JM: What about social effects on humans?
DC: That’s another thing. We’re putting in lighting to make the night viable for us, so we can do things. It’s a huge factor in society and, for the most part, it’s a very positive thing. On the other hand, you can argue that the 24-hour day isn’t realistic for humans. Certainly, if you live in the temperate United States, the winter nights start pretty early. If we all had to go home and be in bed at 5:00 [PM], that would certainly be a change of pace. [laughs]
On the other hand, bad lighting is doing things that are actually negatives. If you go down a street and a light is glaring in your face, that can be a very negative effect. There’s oftentimes been a kind of kneejerk assumption that all light is good light. The funny thing is, in most of our common, everyday experience, if you’re out at night, you can look and easily see examples of bad lighting. You can say, “I had to squint,” “I couldn’t see,” “There were dark shadows because of this bright light shining in my face.”
Then, an important thing is talking about the health issue, because we are animals, too. It turns out that humans are extremely photosensitive. This is really kind of a new concept. If you look at a physiology textbook from the 1980s or 1990s, if there’s any mention at all about how photosensitive humans are, it’s usually very downplayed or even…kind of—
DC: Right, exactly. Just in the past fifteen years, there have been tremendous discoveries about how photosensitive we are. We like to think we’re in charge of our bodies and in charge of what we do, but the fact that we need light in the daytime and dark at night to have our body function correctly is very underappreciated. I think it’s something we’re going to hear a lot more about in the near future.
Probably as far as most of us go, a lot of our nighttime light exposure happens in our own indoor spaces that we somewhat control. On the other hand, that light shining in your window, the street light glaring in or [light] from the neighbor’s yard or from the business next door or whatever, might be having notable effects on your health.
The last of the handful of items is losing the stars from the sky. Most of the people around the world now, certainly in the United States, the vast majority of people live in urban areas. Our children are growing up not knowing what stars look like.
JM: Oh, that’s sad.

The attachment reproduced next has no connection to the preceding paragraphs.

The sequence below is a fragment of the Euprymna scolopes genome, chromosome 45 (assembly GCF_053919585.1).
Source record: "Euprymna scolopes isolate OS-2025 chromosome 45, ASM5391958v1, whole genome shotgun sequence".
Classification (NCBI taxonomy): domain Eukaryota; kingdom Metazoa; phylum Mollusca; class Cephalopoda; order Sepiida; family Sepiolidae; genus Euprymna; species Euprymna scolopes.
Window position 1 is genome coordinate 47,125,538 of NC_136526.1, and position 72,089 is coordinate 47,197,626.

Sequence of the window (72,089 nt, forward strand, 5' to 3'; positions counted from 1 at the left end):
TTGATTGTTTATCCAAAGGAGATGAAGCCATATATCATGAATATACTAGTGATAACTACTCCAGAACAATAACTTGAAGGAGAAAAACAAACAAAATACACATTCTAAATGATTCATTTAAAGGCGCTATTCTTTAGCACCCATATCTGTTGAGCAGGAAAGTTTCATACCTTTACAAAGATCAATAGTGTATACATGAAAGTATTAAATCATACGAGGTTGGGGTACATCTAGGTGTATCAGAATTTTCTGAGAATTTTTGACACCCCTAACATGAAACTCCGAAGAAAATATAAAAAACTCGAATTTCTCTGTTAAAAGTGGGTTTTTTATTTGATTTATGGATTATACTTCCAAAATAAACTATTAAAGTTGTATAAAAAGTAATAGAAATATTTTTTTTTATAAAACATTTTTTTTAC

DC: Well, it may seem like a trivial thing, but it’s going to have societal effects in the long run, too. We have fewer people feeling that connection, that the Earth isn’t the center and the only thing out there, that we’re part of a huge universe. We’re taking that away, again, not by using light but by carelessly using light.
JM: Given all of these problems, in your estimation, why do you think light pollution is so difficult to talk about in our society?
DC: It’s just a matter of awareness. It’s partially because of the very deep-seated fear of the darkness we just have as a species, which is a shame, too. I love the night. [laughs] Being out in a dark place and seeing the stars is great, but just using your other senses and hearing the night around you, and smelling the night around you, is amazing.
JM: Yeah, it’s comforting in a way.
DC: Yeah! It shouldn’t be a scary thing, and it’s unfortunate when we promote it, especially to children, as being afraid of the dark when they shouldn’t be. They should learn to enjoy it. Anyway, it’s an ingrained thing as human beings, that we don’t like the dark. You can see that sociologically in our references to the dark. Evil is darkness, darkness falls, darkness is bad. [laughs] It’s all the negatives, whereas good is bright and light. That’s a hard hurdle to overcome.
The other issues are partially how this crept up on us. I’ll talk to people in their forties, fifties, sixties, who watched a lot of this change in the amount of light we use outdoors, and they don’t realize it. I’ll show graphics to illustrate the changes over the last half of the twentieth century, and they’re like, “Gee, I lived through that, and I didn’t realize how much brighter it was in, say, 1990 than it was in 1960 outside.”